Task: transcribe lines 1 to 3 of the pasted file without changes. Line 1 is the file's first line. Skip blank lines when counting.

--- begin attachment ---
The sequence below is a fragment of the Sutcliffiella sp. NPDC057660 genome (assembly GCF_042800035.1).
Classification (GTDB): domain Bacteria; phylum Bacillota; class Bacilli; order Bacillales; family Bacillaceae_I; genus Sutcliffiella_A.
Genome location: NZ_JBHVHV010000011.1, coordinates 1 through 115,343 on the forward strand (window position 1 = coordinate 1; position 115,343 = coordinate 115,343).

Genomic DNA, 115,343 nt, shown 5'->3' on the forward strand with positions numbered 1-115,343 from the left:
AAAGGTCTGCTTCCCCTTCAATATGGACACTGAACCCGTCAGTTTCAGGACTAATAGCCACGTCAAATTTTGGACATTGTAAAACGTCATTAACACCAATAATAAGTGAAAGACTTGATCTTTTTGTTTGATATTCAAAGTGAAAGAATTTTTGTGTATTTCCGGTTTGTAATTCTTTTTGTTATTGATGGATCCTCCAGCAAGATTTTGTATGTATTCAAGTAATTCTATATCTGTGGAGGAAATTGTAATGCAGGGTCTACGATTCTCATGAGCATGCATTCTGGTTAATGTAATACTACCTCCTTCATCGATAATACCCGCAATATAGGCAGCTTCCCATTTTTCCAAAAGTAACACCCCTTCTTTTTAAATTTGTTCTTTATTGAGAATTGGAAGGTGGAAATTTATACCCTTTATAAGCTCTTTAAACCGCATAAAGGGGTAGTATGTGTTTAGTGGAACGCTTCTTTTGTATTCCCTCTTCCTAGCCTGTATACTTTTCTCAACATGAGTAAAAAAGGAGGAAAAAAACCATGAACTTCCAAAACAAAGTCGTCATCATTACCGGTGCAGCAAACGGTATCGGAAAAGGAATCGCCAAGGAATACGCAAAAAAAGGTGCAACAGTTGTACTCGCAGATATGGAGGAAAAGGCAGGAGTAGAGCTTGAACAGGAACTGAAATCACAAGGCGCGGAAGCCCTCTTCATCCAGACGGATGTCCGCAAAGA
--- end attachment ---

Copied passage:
The sequence below is a fragment of the Sutcliffiella sp. NPDC057660 genome (assembly GCF_042800035.1).
Classification (GTDB): domain Bacteria; phylum Bacillota; class Bacilli; order Bacillales; family Bacillaceae_I; genus Sutcliffiella_A.
Genome location: NZ_JBHVHV010000011.1, coordinates 1 through 115,343 on the forward strand (window position 1 = coordinate 1; position 115,343 = coordinate 115,343).